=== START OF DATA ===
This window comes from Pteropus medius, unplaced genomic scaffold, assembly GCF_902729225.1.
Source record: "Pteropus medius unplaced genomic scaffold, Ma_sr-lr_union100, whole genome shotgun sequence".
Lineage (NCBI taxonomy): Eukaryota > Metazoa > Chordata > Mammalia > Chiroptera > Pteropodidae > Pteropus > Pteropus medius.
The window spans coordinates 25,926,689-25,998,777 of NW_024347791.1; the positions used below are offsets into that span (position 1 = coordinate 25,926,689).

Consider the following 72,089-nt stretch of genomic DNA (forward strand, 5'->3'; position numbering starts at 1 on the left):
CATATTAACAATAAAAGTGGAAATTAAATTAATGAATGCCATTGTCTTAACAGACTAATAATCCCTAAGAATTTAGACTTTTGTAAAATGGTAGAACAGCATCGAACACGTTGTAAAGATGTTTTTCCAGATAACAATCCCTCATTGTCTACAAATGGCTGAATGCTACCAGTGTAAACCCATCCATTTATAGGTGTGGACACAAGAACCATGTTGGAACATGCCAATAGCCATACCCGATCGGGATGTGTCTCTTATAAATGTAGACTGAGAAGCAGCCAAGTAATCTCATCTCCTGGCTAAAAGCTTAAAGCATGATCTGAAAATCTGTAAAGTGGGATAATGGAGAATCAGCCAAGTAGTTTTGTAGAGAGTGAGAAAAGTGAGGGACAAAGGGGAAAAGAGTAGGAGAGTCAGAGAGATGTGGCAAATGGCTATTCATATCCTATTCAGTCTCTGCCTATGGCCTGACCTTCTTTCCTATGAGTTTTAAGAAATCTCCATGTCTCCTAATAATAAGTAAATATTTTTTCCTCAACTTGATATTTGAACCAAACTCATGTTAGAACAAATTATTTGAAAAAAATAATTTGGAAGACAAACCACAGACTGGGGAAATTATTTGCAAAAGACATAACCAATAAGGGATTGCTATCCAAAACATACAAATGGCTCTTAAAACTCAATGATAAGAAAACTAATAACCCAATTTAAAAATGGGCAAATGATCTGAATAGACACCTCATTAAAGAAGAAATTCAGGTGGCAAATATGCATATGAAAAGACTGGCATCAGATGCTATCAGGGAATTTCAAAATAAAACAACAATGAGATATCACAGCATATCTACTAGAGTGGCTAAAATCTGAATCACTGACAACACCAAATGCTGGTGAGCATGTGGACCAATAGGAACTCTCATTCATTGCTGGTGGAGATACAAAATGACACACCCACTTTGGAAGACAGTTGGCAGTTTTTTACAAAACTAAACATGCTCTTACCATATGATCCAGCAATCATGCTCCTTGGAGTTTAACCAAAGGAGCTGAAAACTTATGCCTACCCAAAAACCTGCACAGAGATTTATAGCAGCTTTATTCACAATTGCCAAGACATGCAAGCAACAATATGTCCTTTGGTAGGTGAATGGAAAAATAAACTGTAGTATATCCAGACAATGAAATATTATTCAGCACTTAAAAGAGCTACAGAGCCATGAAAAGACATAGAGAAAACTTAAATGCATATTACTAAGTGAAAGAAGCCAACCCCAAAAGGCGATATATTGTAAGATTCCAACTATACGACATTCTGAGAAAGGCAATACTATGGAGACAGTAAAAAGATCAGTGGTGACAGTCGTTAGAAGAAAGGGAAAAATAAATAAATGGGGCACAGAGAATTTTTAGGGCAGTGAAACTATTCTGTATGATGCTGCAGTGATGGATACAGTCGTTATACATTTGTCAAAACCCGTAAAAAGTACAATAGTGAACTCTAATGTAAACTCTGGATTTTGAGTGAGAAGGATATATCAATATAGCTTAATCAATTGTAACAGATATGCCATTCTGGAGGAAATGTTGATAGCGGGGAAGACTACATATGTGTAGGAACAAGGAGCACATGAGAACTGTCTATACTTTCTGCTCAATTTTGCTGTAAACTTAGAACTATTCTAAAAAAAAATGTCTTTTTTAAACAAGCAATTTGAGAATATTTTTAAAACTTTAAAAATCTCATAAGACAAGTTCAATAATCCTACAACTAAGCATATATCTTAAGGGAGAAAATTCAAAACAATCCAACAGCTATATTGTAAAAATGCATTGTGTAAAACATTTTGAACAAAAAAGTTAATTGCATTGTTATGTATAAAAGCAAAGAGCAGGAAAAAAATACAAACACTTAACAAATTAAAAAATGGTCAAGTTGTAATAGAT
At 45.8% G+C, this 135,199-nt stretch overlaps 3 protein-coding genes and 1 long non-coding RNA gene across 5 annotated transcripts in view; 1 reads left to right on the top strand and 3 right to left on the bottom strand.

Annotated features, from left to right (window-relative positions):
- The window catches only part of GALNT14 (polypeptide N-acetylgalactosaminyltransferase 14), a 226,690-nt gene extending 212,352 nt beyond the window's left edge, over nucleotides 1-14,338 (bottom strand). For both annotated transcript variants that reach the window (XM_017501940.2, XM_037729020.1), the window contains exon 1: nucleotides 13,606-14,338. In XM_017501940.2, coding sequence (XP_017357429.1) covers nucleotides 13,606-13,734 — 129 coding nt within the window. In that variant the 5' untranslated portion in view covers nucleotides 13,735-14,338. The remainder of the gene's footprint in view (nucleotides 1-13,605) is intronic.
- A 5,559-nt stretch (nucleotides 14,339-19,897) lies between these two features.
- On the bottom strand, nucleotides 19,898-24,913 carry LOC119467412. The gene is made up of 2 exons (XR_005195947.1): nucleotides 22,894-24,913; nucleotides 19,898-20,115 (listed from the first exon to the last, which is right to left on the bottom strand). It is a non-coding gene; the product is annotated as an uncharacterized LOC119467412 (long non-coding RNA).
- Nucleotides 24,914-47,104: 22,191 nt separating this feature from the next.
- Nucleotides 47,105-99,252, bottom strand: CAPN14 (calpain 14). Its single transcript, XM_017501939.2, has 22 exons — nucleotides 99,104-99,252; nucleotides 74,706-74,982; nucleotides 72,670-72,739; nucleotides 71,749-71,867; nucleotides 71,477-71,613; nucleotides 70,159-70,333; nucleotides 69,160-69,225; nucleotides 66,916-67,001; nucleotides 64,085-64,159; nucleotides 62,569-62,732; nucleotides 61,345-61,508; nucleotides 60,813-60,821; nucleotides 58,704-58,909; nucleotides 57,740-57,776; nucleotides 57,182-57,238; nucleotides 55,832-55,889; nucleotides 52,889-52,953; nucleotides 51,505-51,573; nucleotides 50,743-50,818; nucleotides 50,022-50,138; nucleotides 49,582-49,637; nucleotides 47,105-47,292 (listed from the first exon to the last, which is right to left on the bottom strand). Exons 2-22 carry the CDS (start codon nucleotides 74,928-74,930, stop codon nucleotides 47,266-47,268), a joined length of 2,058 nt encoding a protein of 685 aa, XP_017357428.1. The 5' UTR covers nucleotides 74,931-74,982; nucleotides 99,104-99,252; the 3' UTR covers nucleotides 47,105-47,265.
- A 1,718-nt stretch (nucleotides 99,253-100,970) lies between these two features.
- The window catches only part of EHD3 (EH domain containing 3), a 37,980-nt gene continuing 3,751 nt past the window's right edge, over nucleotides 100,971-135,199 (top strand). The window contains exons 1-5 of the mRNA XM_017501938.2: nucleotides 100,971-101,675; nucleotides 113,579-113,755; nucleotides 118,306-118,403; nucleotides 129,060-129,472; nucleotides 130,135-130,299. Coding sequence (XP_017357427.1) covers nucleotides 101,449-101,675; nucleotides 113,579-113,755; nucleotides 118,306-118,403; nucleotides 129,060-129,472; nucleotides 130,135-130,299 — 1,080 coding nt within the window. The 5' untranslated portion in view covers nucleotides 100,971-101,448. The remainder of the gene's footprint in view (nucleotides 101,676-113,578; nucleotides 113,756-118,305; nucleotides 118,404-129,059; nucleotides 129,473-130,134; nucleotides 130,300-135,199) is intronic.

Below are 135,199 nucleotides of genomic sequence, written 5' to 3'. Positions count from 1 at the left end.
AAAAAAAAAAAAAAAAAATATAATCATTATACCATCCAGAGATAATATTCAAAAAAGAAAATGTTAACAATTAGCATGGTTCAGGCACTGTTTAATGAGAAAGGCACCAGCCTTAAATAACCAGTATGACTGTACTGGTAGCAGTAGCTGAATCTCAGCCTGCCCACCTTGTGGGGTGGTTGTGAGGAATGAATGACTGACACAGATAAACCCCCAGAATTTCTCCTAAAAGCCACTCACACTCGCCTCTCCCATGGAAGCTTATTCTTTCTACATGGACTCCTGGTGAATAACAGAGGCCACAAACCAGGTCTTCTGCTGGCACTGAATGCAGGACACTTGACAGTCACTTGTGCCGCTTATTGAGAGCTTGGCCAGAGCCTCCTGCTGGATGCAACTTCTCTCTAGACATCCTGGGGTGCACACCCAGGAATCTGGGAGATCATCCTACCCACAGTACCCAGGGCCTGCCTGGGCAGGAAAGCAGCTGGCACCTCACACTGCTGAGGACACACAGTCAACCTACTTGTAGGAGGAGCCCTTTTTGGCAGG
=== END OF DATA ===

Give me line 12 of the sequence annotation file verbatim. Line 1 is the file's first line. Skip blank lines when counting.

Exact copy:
- Nucleotides 24,914-47,104: 22,191 nt separating this feature from the next.